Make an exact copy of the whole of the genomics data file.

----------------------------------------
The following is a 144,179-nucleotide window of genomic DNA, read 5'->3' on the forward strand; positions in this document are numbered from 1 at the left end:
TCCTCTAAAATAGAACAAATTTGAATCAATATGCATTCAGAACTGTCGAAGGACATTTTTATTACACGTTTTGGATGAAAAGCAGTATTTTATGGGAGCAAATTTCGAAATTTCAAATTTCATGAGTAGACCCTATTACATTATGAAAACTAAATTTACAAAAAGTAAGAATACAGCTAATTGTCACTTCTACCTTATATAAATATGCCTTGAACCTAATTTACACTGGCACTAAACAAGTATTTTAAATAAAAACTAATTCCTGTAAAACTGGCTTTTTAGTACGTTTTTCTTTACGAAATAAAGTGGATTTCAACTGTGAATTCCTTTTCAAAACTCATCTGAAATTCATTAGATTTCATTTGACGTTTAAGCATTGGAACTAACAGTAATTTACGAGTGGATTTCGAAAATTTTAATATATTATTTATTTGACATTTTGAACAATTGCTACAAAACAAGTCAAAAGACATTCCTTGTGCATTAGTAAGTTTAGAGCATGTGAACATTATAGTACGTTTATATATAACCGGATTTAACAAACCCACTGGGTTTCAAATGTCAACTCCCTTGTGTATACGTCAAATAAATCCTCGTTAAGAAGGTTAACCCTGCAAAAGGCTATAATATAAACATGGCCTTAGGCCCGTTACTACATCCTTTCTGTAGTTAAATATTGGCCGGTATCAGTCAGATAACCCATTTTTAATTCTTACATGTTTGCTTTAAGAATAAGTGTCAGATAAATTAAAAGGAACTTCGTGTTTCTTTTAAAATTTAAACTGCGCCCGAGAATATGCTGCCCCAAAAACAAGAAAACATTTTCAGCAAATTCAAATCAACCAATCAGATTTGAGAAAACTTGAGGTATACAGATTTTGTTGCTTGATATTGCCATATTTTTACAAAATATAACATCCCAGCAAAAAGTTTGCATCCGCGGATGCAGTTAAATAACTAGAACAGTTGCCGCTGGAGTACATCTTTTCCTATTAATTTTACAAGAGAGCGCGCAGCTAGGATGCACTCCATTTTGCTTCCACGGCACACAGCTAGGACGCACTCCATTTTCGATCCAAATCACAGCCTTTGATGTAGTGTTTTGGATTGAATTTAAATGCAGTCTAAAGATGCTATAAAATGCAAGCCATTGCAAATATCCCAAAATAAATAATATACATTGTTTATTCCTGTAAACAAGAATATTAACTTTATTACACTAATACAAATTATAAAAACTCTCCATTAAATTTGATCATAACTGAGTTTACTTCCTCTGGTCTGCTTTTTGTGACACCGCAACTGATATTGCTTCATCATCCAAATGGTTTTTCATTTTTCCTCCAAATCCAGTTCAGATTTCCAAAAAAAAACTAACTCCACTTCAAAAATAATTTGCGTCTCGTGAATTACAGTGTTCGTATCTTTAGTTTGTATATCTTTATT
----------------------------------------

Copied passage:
The following is a 144,179-nucleotide window of genomic DNA, read 5'->3' on the forward strand; positions in this document are numbered from 1 at the left end:
TCCTCTAAAATAGAACAAATTTGAATCAATATGCATTCAGAACTGTCGAAGGACATTTTTATTACACGTTTTGGATGAAAAGCAGTATTTTATGGGAGCAAATTTCGAAATTTCAAATTTCATGAGTAGACCCTATTACATTATGAAAACTAAATTTACAAAAAGTAAGAATACAGCTAATTGTCACTTCTACCTTATATAAATATGCCTTGAACCTAATTTACACTGGCACTAAACAAGTATTTTAAATAAAAACTAATTCCTGTAAAACTGGCTTTTTAGTACGTTTTTCTTTACGAAATAAAGTGGATTTCAACTGTGAATTCCTTTTCAAAACTCATCTGAAATTCATTAGATTTCATTTGACGTTTAAGCATTGGAACTAACAGTAATTTACGAGTGGATTTCGAAAATTTTAATATATTATTTATTTGACATTTTGAACAATTGCTACAAAACAAGTCAAAAGACATTCCTTGTGCATTAGTAAGTTTAGAGCATGTGAACATTATAGTACGTTTATATATAACCGGATTTAACAAACCCACTGGGTTTCAAATGTCAACTCCCTTGTGTATACGTCAAATAAATCCTCGTTAAGAAGGTTAACCCTGCAAAAGGCTATAATATAAACATGGCCTTAGGCCCGTTACTACATCCTTTCTGTAGTTAAATATTGGCCGGTATCAGTCAGATAACCCATTTTTAATTCTTACATGTTTGCTTTAAGAATAAGTGTCAGATAAATTAAAAGGAACTTCGTGTTTCTTTTAAAATTTAAACTGCGCCCGAGAATATGCTGCCCCAAAAACAAGAAAACATTTTCAGCAAATTCAAATCAACCAATCAGATTTGAGAAAACTTGAGGTATACAGATTTTGTTGCTTGATATTGCCATATTTTTACAAAATATAACATCCCAGCAAAAAGTTTGCATCCGCGGATGCAGTTAAATAACTAGAACAGTTGCCGCTGGAGTACATCTTTTCCTATTAATTTTACAAGAGAGCGCGCAGCTAGGATGCACTCCATTTTGCTTCCACGGCACACAGCTAGGACGCACTCCATTTTCGATCCAAATCACAGCCTTTGATGTAGTGTTTTGGATTGAATTTAAATGCAGTCTAAAGATGCTATAAAATGCAAGCCATTGCAAATATCCCAAAATAAATAATATACATTGTTTATTCCTGTAAACAAGAATATTAACTTTATTACACTAATACAAATTATAAAAACTCTCCATTAAATTTGATCATAACTGAGTTTACTTCCTCTGGTCTGCTTTTTGTGACACCGCAACTGATATTGCTTCATCATCCAAATGGTTTTTCATTTTTCCTCCAAATCCAGTTCAGATTTCCAAAAAAAAACTAACTCCACTTCAAAAATAATTTGCGTCTCGTGAATTACAGTGTTCGTATCTTTAGTTTGTATATCTTTATT